We of Overeaters Anonymous have made a discovery. At the very first meeting we attended, we learned that we were in the clutches of a dangerous illness, and that willpower, emotional health and self-confidence, which some of us had once possessed, were no defense against it.
We have found that the reasons for the illness are unimportant. What deserves the attention of the still-suffering compulsive overeater is this: there is a proven, workable method by which we can arrest our illness.
The OA recovery program is patterned after that of Alcoholics Anonymous. We use AA’s Twelve Steps and Twelve Traditions, changing only the words “alcohol” and “alcoholic” to “food” and “compulsive overeater.”
As our personal stories attest, the Twelve-Step program of recovery works as well for compul- sive overeaters as it does for alcoholics.
Can we guarantee you this recovery? The answer is simple. If you will honestly face the truth about yourself and the illness; if you will keep coming back to meetings to talk and listen to other recovering compulsive overeaters; if you will read our literature and that of Alcoholics Anonymous with an open mind; and, most important, if you are willing to rely on a power greater than yourself for direction in your life, and to take the Twelve Steps to the best of your ability, we believe you can indeed join the ranks of those who recover.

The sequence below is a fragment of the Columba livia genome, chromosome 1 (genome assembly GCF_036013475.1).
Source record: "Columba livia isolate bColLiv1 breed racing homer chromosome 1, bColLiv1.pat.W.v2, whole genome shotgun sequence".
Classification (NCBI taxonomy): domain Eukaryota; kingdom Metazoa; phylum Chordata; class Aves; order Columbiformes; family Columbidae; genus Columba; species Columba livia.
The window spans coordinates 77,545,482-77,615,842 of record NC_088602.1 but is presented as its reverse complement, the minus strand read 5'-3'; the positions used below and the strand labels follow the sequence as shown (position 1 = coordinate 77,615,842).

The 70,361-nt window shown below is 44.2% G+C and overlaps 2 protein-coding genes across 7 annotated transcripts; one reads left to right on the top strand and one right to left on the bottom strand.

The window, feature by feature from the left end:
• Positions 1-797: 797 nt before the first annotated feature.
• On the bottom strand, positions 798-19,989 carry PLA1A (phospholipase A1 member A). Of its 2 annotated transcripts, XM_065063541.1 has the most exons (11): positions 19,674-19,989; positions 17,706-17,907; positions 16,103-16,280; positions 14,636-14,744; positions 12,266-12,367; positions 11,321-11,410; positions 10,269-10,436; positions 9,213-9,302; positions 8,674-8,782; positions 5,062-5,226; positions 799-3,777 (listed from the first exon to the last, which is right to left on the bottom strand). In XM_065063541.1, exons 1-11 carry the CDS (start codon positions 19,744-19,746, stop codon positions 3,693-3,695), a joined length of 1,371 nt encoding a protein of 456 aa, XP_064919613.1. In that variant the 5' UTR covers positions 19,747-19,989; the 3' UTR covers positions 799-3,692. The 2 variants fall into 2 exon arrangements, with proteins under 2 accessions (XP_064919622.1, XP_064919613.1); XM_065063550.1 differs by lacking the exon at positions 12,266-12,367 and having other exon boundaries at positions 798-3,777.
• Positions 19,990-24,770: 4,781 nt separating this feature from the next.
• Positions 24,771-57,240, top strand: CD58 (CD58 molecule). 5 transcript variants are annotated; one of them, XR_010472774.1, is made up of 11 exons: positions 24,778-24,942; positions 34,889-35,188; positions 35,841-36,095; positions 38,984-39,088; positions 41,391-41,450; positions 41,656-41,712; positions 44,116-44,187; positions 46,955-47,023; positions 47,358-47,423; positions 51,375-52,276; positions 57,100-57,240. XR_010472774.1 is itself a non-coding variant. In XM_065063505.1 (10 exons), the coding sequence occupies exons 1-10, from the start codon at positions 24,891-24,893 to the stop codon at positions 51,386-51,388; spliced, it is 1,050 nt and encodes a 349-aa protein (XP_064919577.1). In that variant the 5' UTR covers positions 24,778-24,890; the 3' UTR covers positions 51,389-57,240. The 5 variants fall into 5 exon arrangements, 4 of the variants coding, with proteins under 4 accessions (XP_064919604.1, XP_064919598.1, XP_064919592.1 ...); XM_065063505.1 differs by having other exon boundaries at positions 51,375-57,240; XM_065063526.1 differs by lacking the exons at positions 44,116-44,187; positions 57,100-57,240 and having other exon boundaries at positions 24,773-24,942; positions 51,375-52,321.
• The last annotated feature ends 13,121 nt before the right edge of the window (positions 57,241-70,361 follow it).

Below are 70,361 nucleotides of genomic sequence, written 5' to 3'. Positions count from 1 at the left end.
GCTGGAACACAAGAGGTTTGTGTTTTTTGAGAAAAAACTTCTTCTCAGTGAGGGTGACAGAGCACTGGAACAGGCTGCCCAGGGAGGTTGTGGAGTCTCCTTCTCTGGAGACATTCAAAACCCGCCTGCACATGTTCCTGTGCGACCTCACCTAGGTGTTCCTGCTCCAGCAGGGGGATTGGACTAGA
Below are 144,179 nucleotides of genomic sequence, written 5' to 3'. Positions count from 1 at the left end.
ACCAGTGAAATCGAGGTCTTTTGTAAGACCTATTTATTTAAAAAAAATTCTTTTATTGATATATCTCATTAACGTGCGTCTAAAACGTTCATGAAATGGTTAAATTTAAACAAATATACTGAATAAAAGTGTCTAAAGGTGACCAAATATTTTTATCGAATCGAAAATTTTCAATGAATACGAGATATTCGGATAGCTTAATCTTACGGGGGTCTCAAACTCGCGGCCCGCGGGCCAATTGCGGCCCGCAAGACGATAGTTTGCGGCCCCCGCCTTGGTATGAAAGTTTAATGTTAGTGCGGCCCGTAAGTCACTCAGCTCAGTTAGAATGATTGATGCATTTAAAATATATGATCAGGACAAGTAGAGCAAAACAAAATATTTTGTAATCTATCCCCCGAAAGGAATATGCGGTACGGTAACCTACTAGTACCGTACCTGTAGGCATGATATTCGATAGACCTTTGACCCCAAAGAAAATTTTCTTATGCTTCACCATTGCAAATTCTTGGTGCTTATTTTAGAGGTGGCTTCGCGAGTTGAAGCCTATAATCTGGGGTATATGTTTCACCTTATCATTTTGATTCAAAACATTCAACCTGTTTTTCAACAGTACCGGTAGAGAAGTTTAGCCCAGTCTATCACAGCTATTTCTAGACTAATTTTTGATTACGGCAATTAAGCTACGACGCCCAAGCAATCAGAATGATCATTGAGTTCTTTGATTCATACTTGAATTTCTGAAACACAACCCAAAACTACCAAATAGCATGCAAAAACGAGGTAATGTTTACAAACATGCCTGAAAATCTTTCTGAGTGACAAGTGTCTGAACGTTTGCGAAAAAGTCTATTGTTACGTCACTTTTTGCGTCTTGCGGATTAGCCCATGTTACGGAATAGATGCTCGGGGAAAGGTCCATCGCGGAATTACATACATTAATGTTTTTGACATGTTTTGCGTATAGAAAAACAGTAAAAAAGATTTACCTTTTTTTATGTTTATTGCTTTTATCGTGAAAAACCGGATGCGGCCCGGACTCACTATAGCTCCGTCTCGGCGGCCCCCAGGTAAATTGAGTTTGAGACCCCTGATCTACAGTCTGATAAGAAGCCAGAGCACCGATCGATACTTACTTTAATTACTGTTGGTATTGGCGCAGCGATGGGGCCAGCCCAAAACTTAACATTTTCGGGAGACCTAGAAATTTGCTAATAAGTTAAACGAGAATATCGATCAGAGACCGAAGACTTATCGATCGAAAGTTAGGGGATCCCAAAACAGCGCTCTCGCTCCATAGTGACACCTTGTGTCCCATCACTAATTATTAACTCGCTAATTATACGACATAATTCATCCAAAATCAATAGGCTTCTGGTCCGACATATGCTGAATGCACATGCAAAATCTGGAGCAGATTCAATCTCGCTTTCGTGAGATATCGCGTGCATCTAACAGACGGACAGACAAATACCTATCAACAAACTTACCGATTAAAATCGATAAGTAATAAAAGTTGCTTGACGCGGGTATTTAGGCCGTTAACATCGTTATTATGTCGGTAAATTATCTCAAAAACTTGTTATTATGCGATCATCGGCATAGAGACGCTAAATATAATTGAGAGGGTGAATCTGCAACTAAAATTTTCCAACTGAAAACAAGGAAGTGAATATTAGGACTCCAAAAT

To remedy the emotional, physical and spiritual illness of compulsive overeating we offer sev- eral suggestions, but keep in mind that the basis of the program is spiritual, as evidenced by the Twelve Steps.
We are not a “diet and calories” club. We do not endorse any particular plan of eating. We practice abstinence by staying away from eating between planned meals and from all individual binge foods. Once we become abstinent, the preoccupation with food diminishes and in many cases leaves us entirely. We then find that, to deal with our inner turmoil, we have to have a new way of thinking, of acting on life rather than reacting to it—in essence, a new way of living.
From this vantage point, we begin the Twelve-Step program of recovery, moving beyond the food and the emotional havoc to a fuller living experience. As a result of practicing the Steps, the symptom of compulsive overeating is removed on a daily basis, achieved through the process of sur- rendering to something greater than ourselves; the more total our surrender, the more fully realized our freedom from food obsession.